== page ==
(ORDO NEWS) — On August 7, an unusual object flew past the Sun. “It was a triple comet,” says Carl Buttams of the Naval Research Laboratory in Washington, DC, who created this animation using coronagraph images from the Solar and Heliospheric Observatory (SOHO).
“Two main components are easy to spot, and a third, very faint, scattered piece, follows next to the leading element,” he says.
SOHO constantly finds comets. Most of them are the Kreutz solar graders, fragments of a giant comet that disintegrated more than 1,000 years ago. Since the observatory opened in 1995, SOHO has found that over 3,000 members of the Kreutz family have dived in the sun.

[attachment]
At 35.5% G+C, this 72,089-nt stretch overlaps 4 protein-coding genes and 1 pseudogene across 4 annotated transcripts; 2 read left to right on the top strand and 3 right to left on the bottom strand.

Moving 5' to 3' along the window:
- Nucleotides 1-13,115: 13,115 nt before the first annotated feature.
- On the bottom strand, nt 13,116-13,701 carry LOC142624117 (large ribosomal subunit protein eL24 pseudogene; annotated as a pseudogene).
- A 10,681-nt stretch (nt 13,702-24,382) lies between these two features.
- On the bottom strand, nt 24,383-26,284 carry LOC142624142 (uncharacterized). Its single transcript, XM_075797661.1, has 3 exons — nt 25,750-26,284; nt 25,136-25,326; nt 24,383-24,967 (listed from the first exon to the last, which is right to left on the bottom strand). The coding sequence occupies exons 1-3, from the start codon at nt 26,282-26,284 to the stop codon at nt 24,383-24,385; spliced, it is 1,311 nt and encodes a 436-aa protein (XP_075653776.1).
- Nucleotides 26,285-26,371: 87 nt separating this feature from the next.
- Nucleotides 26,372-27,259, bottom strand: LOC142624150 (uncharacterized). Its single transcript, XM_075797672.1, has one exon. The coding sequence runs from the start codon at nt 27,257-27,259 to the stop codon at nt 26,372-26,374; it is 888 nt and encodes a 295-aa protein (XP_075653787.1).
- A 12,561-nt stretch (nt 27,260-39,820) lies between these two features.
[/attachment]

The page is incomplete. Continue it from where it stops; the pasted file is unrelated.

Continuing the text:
This is what makes this comet unusual. “This is not a member of the Kreutz family,” says Buttons. “Its orbit doesn’t match. We’re not sure where she is yet.”
“This object shows all the classic signs of a comet: scattered, elongated, has a tail and follows a path. in which the gravity of the sun clearly prevails.”
The triple comet is now moving away from the Sun and quickly disappears from view. The likelihood that large ground-based telescopes will be able to track it is small.
“This was probably the first and last passage of this comet past the Sun, since now it is probably completely disintegrated. But SOHO will continue to watch the Sun and wait for our next strange comet to appear.”
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